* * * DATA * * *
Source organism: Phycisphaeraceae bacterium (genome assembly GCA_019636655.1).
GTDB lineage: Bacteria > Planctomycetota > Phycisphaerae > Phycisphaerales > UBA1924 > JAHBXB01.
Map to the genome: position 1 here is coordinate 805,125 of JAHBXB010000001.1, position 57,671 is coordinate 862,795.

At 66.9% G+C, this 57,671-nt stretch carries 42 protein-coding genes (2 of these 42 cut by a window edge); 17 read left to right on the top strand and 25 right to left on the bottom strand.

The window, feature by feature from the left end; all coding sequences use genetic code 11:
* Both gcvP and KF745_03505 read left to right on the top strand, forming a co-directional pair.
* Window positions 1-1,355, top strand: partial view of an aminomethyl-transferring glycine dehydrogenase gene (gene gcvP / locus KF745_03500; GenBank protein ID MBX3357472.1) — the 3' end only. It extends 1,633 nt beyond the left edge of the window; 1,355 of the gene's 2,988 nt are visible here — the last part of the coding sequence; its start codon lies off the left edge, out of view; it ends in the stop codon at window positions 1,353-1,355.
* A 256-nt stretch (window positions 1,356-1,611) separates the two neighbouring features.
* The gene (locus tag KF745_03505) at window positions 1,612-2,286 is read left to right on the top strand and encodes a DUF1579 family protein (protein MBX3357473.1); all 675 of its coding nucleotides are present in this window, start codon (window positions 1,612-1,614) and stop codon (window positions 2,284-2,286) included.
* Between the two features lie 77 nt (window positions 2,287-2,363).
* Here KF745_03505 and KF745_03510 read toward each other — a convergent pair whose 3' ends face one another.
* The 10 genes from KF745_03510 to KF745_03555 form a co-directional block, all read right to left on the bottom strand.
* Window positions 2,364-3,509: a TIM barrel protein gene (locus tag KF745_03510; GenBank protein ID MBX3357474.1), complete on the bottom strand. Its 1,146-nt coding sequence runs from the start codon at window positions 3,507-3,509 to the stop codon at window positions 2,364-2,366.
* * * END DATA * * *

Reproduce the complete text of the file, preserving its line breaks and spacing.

Source organism: Phycisphaeraceae bacterium (genome assembly GCA_019636655.1).
GTDB lineage: Bacteria > Planctomycetota > Phycisphaerae > Phycisphaerales > UBA1924 > JAHBXB01.
Map to the genome: position 1 here is coordinate 805,125 of JAHBXB010000001.1, position 57,671 is coordinate 862,795.

At 66.9% G+C, this 57,671-nt stretch carries 42 protein-coding genes (2 of these 42 cut by a window edge); 17 read left to right on the top strand and 25 right to left on the bottom strand.

The window, feature by feature from the left end; all coding sequences use genetic code 11:
* Both gcvP and KF745_03505 read left to right on the top strand, forming a co-directional pair.
* Window positions 1-1,355, top strand: partial view of an aminomethyl-transferring glycine dehydrogenase gene (gene gcvP / locus KF745_03500; GenBank protein ID MBX3357472.1) — the 3' end only. It extends 1,633 nt beyond the left edge of the window; 1,355 of the gene's 2,988 nt are visible here — the last part of the coding sequence; its start codon lies off the left edge, out of view; it ends in the stop codon at window positions 1,353-1,355.
* A 256-nt stretch (window positions 1,356-1,611) separates the two neighbouring features.
* The gene (locus tag KF745_03505) at window positions 1,612-2,286 is read left to right on the top strand and encodes a DUF1579 family protein (protein MBX3357473.1); all 675 of its coding nucleotides are present in this window, start codon (window positions 1,612-1,614) and stop codon (window positions 2,284-2,286) included.
* Between the two features lie 77 nt (window positions 2,287-2,363).
* Here KF745_03505 and KF745_03510 read toward each other — a convergent pair whose 3' ends face one another.
* The 10 genes from KF745_03510 to KF745_03555 form a co-directional block, all read right to left on the bottom strand.
* Window positions 2,364-3,509: a TIM barrel protein gene (locus tag KF745_03510; GenBank protein ID MBX3357474.1), complete on the bottom strand. Its 1,146-nt coding sequence runs from the start codon at window positions 3,507-3,509 to the stop codon at window positions 2,364-2,366.